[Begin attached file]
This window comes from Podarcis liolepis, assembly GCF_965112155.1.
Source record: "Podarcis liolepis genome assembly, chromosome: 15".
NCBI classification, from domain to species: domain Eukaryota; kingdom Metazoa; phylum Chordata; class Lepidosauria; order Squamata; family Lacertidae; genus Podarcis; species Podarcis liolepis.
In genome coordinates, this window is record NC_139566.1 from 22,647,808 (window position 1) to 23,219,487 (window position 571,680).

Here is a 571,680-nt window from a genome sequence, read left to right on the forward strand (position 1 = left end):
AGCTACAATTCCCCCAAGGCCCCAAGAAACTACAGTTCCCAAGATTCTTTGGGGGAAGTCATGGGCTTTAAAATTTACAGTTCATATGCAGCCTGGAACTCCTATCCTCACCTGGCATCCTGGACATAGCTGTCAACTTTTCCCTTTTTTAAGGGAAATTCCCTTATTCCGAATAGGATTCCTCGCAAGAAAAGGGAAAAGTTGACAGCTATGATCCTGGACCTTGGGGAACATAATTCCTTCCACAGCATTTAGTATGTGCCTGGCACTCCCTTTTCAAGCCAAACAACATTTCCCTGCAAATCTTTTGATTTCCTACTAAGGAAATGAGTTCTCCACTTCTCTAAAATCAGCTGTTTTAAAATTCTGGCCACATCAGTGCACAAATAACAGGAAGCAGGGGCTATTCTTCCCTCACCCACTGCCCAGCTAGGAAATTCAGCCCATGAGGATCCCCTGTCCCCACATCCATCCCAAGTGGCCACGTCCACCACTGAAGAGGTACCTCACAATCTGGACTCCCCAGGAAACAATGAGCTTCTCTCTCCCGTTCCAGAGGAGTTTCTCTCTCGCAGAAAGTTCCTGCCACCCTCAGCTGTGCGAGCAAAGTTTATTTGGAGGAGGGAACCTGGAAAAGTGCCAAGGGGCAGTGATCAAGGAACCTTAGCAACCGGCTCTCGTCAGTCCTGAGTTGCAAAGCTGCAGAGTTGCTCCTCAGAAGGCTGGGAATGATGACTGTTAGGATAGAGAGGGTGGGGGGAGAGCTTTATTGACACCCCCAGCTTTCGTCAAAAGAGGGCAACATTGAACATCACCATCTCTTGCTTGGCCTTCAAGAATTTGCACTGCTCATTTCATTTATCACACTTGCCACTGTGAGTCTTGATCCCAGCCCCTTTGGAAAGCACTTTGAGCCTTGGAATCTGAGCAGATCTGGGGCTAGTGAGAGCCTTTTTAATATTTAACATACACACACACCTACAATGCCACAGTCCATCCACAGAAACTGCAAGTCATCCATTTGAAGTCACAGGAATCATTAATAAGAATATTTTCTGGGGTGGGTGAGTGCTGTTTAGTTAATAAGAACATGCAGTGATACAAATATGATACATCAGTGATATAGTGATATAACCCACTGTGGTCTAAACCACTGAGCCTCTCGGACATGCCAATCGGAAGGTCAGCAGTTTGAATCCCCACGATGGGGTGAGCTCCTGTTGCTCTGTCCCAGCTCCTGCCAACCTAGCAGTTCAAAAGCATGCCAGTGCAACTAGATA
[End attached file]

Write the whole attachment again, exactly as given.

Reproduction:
This window comes from Podarcis liolepis, assembly GCF_965112155.1.
Source record: "Podarcis liolepis genome assembly, chromosome: 15".
NCBI classification, from domain to species: domain Eukaryota; kingdom Metazoa; phylum Chordata; class Lepidosauria; order Squamata; family Lacertidae; genus Podarcis; species Podarcis liolepis.
In genome coordinates, this window is record NC_139566.1 from 22,647,808 (window position 1) to 23,219,487 (window position 571,680).

Here is a 571,680-nt window from a genome sequence, read left to right on the forward strand (position 1 = left end):
AGCTACAATTCCCCCAAGGCCCCAAGAAACTACAGTTCCCAAGATTCTTTGGGGGAAGTCATGGGCTTTAAAATTTACAGTTCATATGCAGCCTGGAACTCCTATCCTCACCTGGCATCCTGGACATAGCTGTCAACTTTTCCCTTTTTTAAGGGAAATTCCCTTATTCCGAATAGGATTCCTCGCAAGAAAAGGGAAAAGTTGACAGCTATGATCCTGGACCTTGGGGAACATAATTCCTTCCACAGCATTTAGTATGTGCCTGGCACTCCCTTTTCAAGCCAAACAACATTTCCCTGCAAATCTTTTGATTTCCTACTAAGGAAATGAGTTCTCCACTTCTCTAAAATCAGCTGTTTTAAAATTCTGGCCACATCAGTGCACAAATAACAGGAAGCAGGGGCTATTCTTCCCTCACCCACTGCCCAGCTAGGAAATTCAGCCCATGAGGATCCCCTGTCCCCACATCCATCCCAAGTGGCCACGTCCACCACTGAAGAGGTACCTCACAATCTGGACTCCCCAGGAAACAATGAGCTTCTCTCTCCCGTTCCAGAGGAGTTTCTCTCTCGCAGAAAGTTCCTGCCACCCTCAGCTGTGCGAGCAAAGTTTATTTGGAGGAGGGAACCTGGAAAAGTGCCAAGGGGCAGTGATCAAGGAACCTTAGCAACCGGCTCTCGTCAGTCCTGAGTTGCAAAGCTGCAGAGTTGCTCCTCAGAAGGCTGGGAATGATGACTGTTAGGATAGAGAGGGTGGGGGGAGAGCTTTATTGACACCCCCAGCTTTCGTCAAAAGAGGGCAACATTGAACATCACCATCTCTTGCTTGGCCTTCAAGAATTTGCACTGCTCATTTCATTTATCACACTTGCCACTGTGAGTCTTGATCCCAGCCCCTTTGGAAAGCACTTTGAGCCTTGGAATCTGAGCAGATCTGGGGCTAGTGAGAGCCTTTTTAATATTTAACATACACACACACCTACAATGCCACAGTCCATCCACAGAAACTGCAAGTCATCCATTTGAAGTCACAGGAATCATTAATAAGAATATTTTCTGGGGTGGGTGAGTGCTGTTTAGTTAATAAGAACATGCAGTGATACAAATATGATACATCAGTGATATAGTGATATAACCCACTGTGGTCTAAACCACTGAGCCTCTCGGACATGCCAATCGGAAGGTCAGCAGTTTGAATCCCCACGATGGGGTGAGCTCCTGTTGCTCTGTCCCAGCTCCTGCCAACCTAGCAGTTCAAAAGCATGCCAGTGCAACTAGATA